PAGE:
Why do Malas have 108 Beads?
The Significance of 108 has incredible meaning throughout many cultures and religions, but we only speculate when we try to answer the question: why do malas have 108 beads?
Here are a few reasons I have been able to find in my personal search:
- In the ancient Vigyan Bhairav tantra book, by Shiva Rae (a devoted yoga and tantra scholar) there are taught 108 forms of meditation techniques to Ma Parvati which is a book that meditations worldwide have been based upon
- 108 is also the architecture of sacred texts: Upanishads, Primary Tantras and chapters of the Rig Veda
- In Aryurveda, there are 108 sacred places or marmas (energy centers where life force connects and flows) on the body
- The number of letters in the Sanskrit language are 54 while having both a feminine (shiva-consciousness) and a masculine (shakti-energy) creating 108 in total.
- Perhaps the reason is found in the distance between the Sun and the Earth 108x the sun’s diameter or the distance of the Moon to Earth is 108 x the moon’s diameter or the diameter of the sun is about 108 x Earth’s diameter
- There are countless mathematical patterns in the world that show up as having the number 108 and repeatedly so for this it is a number loved by mathematicians
There are more reasons that I am sure, but these are a few that resonated with me on my journey and so I felt they were significant enough to share with you.
Why do malas have 108 beads? Do you have your own ideas? Please let me know in the comments! I don’t claim to be an expert and hope to become more enlightened on my journey.
I feel though, that there is so much more to learn on the topic of malas, that I wanted to go a bit deeper with you.
What are Malas?
A mala is a type of necklace, a simple string of 108 beads (or radraksha seeds), a guru bead and a tassel, that are used in a meditation practice. It is a beautiful tool that helps you count mantras and while using the sense of touch, it acts as a silent guide during your practice.
What is a Mala used for?
It is worn to help keep away negative energy and used as a shield to the wearer to protect them from being bombarded with negative energy, but even more so, it is used as a traditional tool in prayer, mantra and meditation. It allows a person to repeat their desire over and over 108 times. It helps you stay focussed as well as create a connection with what you desire.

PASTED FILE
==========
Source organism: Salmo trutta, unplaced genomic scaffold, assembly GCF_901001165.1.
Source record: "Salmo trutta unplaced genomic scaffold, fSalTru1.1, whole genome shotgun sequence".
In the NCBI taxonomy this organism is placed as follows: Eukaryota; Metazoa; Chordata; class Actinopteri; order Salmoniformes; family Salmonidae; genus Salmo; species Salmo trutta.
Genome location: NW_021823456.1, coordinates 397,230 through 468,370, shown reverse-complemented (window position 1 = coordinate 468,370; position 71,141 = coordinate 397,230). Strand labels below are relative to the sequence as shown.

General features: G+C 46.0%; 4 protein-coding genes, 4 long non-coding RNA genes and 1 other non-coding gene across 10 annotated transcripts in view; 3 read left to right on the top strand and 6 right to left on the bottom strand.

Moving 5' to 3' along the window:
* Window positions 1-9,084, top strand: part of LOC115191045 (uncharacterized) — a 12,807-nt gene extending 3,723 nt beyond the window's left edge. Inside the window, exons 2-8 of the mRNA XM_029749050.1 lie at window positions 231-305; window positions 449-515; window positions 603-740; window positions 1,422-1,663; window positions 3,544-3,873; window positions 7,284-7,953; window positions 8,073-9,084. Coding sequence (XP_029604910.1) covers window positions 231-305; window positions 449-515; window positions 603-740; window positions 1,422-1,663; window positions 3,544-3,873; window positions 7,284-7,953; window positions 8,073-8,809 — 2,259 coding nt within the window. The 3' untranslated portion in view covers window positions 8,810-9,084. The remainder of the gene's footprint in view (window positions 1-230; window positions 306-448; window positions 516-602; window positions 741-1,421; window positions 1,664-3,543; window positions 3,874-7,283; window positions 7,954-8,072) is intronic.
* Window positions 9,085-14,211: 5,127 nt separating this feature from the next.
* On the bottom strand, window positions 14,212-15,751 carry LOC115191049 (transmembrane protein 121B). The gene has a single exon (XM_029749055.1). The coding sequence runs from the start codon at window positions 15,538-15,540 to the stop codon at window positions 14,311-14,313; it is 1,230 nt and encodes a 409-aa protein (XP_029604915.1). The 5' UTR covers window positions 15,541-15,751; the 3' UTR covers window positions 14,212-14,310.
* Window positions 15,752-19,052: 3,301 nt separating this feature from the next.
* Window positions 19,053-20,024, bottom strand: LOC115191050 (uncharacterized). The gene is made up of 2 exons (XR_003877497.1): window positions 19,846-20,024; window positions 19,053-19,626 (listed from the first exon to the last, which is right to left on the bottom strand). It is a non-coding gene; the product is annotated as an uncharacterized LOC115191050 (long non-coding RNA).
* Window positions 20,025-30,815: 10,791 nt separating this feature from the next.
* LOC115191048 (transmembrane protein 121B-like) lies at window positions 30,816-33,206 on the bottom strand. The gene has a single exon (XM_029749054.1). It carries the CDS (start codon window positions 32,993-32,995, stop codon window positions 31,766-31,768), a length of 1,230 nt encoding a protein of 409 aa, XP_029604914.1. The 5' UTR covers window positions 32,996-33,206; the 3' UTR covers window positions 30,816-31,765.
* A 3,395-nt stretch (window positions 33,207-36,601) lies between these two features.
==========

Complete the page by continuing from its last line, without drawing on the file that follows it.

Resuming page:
What does the word Mala mean?
The word mala is from a Sanskrit word, meaning garland, this word embodies circular motion or continuous form; however, there is a beginning, a middle and an end to each mantra, or meditation using malas. It is also believed that each mala has its own sacred meaning, find your mantra for your mala and use it in your practice. I have many malas for different mantras or prayers that I engage in.
Malas have many names: prayer beads, buddha beads, buddhist beads (buddhist beads is what I grew up knowing them as), buddhist prayer beads, mantra beads, meditation beads, and even yoga beads. These are several but not all the names for Malas, but they are some of the more common names used today.
What is a Mantra?
According to Wikipedia:
1. (originally in Hinduism and Buddhism) a word or sound repeated to aid concentration in meditation.
2. a statement or slogan repeated frequently.
-A mantra (Sanskrit: मन्त्र, romanized: mantra, English pronunciation / ˈ m æ n t r ə, ˈ m ɑː n-, ˈ m ʌ n-/) is a sacred utterance, a numinous sound, syllable, word or phonemes, or group of words in Sanskrit believed by practitioners to have psychological and/or spiritual powers.
Mantra Examples for Meditation:
You can create your own mala mantra, receive or purchase a mala that already has a mantra with mindful intentions already set or created for it. You can use one word or create a mantra in a sentence.
One word mantra examples for meditation would be:
-Love, Love, Love
-Peace, Peace, Peace
-Blessed, Blessed, Blessed
Examples of a mantra in a sentence would be:
-I am blessed, I am blessed, I am blessed
-I am calm, I am calm, I am calm
-I am enough, I am enough, I am enough
Choosing a Mantra for Meditation
How do you know how to choose a mantra for your meditation? It is rather simple actually. You might be gifted a mala which was created with mindful intentions already set and a mantra already made for it, or you might personally purchase a mala with mindful intentions and mantra already created, like any of these at I Am Blessed Mala created by my friend and beautiful soul, Hayley Lowen. However, if you are choosing a mantra for meditation, for a mala you are creating on your own or with someone, you can create it either by understanding the crystal meanings you are using in your mala or feeling the energy that the mala is radiating out to you.